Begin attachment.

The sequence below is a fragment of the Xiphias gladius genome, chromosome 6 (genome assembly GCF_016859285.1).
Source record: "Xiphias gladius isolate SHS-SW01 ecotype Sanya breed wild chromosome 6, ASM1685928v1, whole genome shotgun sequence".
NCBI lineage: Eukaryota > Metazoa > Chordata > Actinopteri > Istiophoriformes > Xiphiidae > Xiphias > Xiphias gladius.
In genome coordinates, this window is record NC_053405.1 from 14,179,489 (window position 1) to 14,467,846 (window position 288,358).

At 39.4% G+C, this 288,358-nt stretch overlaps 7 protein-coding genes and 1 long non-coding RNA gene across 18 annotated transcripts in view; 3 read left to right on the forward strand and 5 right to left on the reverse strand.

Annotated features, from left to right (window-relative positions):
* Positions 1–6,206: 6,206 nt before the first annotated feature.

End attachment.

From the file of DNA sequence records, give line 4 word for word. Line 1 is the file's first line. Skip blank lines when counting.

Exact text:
In genome coordinates, this window is record NC_053405.1 from 14,179,489 (window position 1) to 14,467,846 (window position 288,358).